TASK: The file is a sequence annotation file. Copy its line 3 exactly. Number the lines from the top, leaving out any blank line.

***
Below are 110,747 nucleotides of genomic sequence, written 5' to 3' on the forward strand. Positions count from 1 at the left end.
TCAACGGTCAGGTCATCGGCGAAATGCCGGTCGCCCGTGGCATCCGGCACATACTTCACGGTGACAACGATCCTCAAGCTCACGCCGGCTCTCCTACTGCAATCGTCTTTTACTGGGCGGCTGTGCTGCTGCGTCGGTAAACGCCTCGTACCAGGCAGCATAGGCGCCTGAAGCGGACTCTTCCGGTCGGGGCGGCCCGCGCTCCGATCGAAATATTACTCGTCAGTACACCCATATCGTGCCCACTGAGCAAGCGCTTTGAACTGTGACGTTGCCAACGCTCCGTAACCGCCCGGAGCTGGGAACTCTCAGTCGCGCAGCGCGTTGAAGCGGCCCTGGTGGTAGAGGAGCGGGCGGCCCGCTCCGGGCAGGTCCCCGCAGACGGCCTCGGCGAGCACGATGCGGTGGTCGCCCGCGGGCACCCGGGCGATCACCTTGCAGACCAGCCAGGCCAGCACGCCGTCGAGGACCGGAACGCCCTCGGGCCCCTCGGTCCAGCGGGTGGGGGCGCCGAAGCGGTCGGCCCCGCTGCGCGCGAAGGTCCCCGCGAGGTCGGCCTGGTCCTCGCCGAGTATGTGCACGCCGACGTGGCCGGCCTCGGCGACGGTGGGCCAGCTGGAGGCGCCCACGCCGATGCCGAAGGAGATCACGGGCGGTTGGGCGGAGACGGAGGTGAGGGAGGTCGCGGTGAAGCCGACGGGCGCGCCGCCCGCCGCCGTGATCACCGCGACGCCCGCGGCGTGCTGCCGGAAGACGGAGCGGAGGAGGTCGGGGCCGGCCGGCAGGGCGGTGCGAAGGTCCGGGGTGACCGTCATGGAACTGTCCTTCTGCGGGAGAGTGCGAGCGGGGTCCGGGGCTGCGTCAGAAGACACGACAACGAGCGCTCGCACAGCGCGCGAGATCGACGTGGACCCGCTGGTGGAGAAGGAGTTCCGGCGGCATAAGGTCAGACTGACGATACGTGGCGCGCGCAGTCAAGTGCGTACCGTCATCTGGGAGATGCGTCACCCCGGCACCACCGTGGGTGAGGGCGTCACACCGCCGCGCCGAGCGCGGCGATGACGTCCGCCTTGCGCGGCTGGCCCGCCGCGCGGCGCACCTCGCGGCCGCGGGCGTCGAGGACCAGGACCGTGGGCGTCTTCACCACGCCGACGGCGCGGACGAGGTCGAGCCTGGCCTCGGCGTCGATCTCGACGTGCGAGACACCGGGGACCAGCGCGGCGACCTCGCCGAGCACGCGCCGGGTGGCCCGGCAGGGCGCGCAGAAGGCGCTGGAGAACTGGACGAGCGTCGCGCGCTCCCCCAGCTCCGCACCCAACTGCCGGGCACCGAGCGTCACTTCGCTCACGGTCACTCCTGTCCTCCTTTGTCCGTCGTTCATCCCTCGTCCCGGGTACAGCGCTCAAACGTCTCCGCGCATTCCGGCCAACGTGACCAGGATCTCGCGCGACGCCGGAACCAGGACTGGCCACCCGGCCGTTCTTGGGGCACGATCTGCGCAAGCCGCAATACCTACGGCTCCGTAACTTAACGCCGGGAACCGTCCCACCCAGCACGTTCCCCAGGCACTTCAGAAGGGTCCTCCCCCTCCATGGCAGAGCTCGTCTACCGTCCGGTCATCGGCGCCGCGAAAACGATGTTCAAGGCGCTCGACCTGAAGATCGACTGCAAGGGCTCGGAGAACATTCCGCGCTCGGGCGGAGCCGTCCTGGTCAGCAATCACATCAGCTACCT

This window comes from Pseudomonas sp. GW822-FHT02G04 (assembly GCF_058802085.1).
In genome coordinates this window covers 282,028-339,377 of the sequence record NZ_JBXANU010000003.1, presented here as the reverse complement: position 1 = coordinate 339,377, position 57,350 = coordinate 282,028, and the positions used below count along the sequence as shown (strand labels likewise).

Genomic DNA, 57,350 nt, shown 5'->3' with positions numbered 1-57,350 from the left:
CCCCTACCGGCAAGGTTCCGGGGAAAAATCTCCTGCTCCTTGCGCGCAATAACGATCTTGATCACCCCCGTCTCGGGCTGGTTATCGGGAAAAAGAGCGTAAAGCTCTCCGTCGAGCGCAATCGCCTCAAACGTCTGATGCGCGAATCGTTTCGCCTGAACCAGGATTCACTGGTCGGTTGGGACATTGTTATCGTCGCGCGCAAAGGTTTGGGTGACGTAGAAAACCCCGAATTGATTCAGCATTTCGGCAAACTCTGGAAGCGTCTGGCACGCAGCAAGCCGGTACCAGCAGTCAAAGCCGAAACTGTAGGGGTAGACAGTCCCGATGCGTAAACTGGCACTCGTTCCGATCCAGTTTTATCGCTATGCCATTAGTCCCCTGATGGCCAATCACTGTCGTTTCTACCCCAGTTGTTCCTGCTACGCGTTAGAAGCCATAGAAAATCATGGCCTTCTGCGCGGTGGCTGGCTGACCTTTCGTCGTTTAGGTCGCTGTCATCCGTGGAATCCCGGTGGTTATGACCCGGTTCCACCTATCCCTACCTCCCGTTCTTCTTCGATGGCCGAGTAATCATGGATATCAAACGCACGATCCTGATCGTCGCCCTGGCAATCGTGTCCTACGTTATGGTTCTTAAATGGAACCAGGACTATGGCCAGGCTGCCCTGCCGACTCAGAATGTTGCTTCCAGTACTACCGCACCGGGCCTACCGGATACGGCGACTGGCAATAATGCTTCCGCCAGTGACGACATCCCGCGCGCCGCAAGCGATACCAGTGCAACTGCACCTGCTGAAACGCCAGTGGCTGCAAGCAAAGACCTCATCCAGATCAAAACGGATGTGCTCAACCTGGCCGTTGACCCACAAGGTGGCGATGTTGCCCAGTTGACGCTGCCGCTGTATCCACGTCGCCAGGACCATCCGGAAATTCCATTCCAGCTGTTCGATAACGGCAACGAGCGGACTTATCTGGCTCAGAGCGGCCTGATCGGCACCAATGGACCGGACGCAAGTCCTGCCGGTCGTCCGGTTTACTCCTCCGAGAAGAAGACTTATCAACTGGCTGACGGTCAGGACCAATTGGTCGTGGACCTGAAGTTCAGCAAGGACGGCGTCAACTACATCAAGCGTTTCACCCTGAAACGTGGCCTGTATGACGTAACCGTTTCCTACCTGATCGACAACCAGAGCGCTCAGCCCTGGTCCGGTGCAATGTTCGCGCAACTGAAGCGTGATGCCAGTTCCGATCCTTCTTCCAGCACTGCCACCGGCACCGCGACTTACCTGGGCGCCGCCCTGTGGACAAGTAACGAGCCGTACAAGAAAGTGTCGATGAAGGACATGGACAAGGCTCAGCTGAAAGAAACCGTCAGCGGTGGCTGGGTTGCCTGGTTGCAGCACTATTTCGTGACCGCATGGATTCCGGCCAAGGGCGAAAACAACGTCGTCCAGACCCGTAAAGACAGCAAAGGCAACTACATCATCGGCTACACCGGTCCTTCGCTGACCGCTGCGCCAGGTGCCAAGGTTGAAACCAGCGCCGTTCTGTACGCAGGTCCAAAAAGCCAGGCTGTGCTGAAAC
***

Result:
This window comes from Pseudomonas sp. GW822-FHT02G04 (assembly GCF_058802085.1).